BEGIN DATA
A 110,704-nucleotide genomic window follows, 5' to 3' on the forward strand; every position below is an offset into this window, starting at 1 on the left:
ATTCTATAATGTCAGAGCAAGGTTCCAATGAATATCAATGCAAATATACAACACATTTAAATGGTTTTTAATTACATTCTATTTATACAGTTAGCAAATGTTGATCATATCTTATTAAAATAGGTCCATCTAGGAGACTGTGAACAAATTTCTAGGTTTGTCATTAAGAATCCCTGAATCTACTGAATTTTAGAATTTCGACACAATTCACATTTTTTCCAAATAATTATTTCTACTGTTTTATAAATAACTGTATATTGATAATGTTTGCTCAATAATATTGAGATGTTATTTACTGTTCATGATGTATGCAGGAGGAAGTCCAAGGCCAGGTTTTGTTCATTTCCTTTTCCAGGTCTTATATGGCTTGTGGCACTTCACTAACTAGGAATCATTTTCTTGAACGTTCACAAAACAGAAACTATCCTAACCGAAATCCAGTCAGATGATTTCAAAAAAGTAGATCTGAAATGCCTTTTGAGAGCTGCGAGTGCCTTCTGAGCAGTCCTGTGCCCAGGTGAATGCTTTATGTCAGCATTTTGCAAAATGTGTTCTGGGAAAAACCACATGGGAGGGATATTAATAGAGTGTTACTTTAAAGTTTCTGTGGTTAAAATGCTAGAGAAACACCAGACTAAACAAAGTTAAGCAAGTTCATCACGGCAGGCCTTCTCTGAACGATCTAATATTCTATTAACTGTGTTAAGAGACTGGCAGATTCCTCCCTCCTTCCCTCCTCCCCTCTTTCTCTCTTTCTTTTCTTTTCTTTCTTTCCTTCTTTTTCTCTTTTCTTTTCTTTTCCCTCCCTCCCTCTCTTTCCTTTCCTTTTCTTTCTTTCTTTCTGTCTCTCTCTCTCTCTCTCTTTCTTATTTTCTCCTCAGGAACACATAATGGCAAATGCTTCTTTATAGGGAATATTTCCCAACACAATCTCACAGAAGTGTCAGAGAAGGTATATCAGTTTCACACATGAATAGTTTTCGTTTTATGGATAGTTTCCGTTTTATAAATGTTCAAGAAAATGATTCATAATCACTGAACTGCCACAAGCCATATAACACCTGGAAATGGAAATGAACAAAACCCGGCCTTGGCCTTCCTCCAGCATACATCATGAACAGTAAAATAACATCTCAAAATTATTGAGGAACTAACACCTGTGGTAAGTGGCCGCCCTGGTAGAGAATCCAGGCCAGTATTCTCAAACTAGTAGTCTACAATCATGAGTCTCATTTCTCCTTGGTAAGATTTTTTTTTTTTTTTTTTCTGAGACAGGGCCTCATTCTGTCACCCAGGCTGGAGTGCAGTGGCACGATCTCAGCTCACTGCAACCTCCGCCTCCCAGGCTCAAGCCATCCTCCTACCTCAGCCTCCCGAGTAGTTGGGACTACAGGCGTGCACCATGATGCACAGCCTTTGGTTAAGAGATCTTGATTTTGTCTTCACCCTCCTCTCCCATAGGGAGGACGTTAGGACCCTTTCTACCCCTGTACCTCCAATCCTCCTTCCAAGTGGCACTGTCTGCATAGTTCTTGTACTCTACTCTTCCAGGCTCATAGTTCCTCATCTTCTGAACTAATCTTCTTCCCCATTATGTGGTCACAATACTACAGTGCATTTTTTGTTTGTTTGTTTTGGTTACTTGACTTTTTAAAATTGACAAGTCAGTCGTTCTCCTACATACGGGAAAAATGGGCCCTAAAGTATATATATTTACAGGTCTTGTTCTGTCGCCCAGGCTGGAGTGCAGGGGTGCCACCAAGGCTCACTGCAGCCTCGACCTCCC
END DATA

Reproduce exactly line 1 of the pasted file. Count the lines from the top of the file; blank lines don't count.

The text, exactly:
A 110,704-nucleotide genomic window follows, 5' to 3' on the forward strand; every position below is an offset into this window, starting at 1 on the left: